Microbial pathogenesis

Microbial pathogenesis is a field of microbiology that started at least as early as 1988, with the identification of the triune Falkow's criteria, aka molecular Koch's postulates.[1][2] In 1996, Fredricks and Relman proposed a seven-point list of "Molecular Guidelines for Establishing Microbial Disease Causation," because of "the discovery of nucleic acids" by Watson and Crick "as the source of genetic information and as the basis for precise characterization of an organism." The subsequent development of the "ability to detect and manipulate these nucleic acid molecules in microorganisms has created a powerful means for identifying previously unknown microbial pathogens and for studying the host-parasite relationship."[2]

Postulates for the detection of microbial pathogens edit

In 1996, Fredricks and Relman suggested the following postulates for the novel field of microbial pathogenesis.[2][3]

  1. (i) A nucleic acid sequence belonging to a putative pathogen should be present in most cases of an infectious disease. Microbial nucleic acids should be found preferentially in those organs or gross anatomic sites known to be diseased, and not in those organs that lack pathology.
  2. (ii) Fewer, or no, copies of pathogen-associated nucleic acid sequences should occur in hosts or tissues without disease.
  3. (iii) With resolution of disease, the copy number of pathogen-associated nucleic acid sequences should decrease or become undetectable. With clinical relapse, the opposite should occur.
  4. (iv) When sequence detection predates disease, or sequence copy number correlates with severity of disease or pathology, the sequence-disease association is more likely to be a causal relationship.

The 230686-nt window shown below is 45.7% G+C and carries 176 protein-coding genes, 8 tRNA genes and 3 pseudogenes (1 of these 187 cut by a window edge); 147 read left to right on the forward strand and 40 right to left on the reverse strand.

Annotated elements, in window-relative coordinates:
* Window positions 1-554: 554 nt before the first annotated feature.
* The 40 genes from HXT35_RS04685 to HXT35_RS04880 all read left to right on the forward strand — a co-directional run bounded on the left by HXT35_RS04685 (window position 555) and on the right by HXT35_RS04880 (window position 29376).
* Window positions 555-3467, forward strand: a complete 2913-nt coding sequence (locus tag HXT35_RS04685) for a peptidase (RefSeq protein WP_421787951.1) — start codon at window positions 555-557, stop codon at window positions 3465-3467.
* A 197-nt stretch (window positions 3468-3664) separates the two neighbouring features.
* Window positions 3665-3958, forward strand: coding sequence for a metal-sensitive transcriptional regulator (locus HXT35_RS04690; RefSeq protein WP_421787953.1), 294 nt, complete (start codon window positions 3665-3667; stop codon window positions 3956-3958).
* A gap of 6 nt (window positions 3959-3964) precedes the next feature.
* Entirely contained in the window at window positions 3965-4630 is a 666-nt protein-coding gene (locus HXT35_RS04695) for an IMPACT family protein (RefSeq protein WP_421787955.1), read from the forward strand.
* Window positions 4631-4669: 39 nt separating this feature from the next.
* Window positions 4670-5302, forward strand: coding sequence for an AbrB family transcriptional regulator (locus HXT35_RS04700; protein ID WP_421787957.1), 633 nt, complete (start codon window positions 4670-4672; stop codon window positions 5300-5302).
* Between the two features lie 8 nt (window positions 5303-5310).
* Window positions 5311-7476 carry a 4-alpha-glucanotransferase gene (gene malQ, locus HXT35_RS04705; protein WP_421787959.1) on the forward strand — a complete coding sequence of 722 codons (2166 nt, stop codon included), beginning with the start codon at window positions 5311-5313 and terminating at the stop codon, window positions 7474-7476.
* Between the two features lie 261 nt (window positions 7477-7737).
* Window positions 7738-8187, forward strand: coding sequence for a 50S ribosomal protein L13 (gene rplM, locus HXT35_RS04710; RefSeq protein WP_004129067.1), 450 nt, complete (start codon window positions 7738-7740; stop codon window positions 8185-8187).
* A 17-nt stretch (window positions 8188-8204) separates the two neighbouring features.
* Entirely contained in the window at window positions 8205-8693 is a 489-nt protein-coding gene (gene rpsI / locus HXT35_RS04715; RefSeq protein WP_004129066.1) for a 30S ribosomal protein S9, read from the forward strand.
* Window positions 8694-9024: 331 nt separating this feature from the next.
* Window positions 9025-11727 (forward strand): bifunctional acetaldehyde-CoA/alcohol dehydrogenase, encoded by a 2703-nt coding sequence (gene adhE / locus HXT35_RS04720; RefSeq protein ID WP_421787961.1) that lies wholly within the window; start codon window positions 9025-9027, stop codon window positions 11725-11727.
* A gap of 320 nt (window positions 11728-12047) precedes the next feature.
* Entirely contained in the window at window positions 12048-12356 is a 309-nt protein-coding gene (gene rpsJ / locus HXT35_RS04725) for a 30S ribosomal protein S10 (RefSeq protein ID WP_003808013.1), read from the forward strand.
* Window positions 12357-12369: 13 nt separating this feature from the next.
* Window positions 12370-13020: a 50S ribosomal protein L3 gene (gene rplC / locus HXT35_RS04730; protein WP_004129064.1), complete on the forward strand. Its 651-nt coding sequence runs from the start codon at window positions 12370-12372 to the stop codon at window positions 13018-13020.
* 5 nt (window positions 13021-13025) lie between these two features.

5. (v) The nature of the microorganism inferred from the available sequence should be consistent with the known biological characteristics of that group of organisms.
  6. (vi) Tissue-sequence correlates should be sought at the cellular level: efforts should be made to demonstrate specific in situ hybridization of microbial sequence to areas of tissue pathology and to visible microorganisms or to areas where microorganisms are presumed to be located.
  7. (vii) These sequence-based forms of evidence for microbial causation should be reproducible.

References edit

  1. ^ Falkow S (1988). "Molecular Koch's postulates applied to microbial pathogenicity". Rev. Infect. Dis. 10 (Suppl 2): S274–6. doi:10.1093/cid/10.Supplement_2.S274. PMID 3055197.
  2. ^ a b c Fredricks, David; Relman, David (January 1996). "Sequence-Based Identification of Microbial Pathogens: a Reconsideration of Koch's Postulates". Clinical Microbiology Reviews. 9 (1): 18–33. doi:10.1128/CMR.9.1.18. PMC 172879. PMID 8665474.
  3. ^ The seven points enumerated here are "paraphrases" of the original material, whose seven points are itemized in roman numerals for ease of reference, see p.30 in original